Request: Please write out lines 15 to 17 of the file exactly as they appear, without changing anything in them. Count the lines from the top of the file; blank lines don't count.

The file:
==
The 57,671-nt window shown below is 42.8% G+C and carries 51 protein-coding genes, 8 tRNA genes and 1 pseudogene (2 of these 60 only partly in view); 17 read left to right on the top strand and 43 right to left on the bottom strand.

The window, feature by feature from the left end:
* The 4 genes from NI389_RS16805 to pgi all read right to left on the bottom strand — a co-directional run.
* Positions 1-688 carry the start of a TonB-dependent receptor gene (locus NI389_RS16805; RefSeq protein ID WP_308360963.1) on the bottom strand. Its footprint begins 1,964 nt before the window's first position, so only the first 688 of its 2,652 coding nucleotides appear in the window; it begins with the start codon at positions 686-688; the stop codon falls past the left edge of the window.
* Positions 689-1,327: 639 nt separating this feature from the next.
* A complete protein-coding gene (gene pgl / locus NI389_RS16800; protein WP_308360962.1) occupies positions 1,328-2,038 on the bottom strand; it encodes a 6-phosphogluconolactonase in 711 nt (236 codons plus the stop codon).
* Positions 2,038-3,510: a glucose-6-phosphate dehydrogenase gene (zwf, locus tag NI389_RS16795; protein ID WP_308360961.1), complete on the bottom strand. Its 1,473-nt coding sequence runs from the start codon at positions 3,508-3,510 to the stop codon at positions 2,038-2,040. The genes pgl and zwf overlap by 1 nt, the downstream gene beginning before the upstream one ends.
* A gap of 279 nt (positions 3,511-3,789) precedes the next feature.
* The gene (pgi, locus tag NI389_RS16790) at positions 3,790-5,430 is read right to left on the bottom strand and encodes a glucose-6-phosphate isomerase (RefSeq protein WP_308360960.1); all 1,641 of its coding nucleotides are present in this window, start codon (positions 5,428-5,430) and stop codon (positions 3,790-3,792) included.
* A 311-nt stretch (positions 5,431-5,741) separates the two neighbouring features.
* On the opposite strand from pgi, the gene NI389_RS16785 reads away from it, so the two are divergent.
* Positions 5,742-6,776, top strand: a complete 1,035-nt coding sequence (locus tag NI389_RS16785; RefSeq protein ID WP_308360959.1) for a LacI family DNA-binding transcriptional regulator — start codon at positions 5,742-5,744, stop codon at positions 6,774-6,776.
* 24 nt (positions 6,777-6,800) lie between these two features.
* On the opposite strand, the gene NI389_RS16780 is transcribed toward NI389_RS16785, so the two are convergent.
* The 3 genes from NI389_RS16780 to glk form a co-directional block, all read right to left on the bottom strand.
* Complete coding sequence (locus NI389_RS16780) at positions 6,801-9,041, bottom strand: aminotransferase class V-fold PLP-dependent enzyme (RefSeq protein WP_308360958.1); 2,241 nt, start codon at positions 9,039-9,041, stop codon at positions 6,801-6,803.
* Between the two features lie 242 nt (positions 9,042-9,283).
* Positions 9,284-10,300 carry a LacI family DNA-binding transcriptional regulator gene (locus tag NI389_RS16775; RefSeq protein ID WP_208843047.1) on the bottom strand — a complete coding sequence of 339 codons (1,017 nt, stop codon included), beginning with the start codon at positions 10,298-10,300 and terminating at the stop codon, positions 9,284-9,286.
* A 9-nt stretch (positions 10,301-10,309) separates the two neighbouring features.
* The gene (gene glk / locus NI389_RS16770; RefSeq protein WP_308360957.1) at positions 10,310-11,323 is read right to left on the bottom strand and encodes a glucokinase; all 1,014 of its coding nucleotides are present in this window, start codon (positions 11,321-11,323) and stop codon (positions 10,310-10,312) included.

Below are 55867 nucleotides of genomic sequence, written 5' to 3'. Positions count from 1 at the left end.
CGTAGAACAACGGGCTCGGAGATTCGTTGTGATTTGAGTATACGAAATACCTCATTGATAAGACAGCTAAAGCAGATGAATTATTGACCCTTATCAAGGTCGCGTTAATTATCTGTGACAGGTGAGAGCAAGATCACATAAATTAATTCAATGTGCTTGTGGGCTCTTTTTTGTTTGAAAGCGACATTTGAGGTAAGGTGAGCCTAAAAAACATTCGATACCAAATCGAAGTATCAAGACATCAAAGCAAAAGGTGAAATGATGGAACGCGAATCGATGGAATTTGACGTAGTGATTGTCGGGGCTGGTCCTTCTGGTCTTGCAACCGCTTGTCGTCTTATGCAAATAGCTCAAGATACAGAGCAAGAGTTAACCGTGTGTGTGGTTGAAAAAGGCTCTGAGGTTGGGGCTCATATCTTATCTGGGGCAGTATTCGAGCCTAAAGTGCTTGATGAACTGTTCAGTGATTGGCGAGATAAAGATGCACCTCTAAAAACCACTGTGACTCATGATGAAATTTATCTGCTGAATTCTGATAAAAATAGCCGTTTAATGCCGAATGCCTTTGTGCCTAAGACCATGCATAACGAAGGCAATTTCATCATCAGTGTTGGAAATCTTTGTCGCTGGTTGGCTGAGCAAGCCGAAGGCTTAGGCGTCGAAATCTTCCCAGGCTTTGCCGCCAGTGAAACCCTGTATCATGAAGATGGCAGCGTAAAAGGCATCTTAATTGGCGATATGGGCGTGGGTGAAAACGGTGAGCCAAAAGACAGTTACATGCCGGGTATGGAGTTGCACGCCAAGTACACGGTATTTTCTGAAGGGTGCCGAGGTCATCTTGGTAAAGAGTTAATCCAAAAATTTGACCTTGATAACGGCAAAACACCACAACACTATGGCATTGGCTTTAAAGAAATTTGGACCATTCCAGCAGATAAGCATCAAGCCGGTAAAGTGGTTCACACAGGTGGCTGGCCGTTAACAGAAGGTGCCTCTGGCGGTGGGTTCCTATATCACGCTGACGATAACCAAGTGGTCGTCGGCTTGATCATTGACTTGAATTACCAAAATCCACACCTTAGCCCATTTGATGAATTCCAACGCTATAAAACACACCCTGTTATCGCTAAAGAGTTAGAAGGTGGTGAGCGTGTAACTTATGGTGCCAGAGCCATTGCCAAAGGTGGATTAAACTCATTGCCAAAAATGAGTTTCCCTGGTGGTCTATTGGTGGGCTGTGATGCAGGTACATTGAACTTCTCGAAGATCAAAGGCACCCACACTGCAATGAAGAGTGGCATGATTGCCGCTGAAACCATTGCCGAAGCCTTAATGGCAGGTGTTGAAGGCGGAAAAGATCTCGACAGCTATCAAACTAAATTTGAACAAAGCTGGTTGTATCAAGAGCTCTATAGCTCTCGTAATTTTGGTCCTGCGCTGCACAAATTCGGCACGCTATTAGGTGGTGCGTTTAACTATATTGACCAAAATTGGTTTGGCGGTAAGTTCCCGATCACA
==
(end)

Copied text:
* The 3 genes from NI389_RS16780 to glk form a co-directional block, all read right to left on the bottom strand.
* Complete coding sequence (locus NI389_RS16780) at positions 6,801-9,041, bottom strand: aminotransferase class V-fold PLP-dependent enzyme (RefSeq protein WP_308360958.1); 2,241 nt, start codon at positions 9,039-9,041, stop codon at positions 6,801-6,803.
* Between the two features lie 242 nt (positions 9,042-9,283).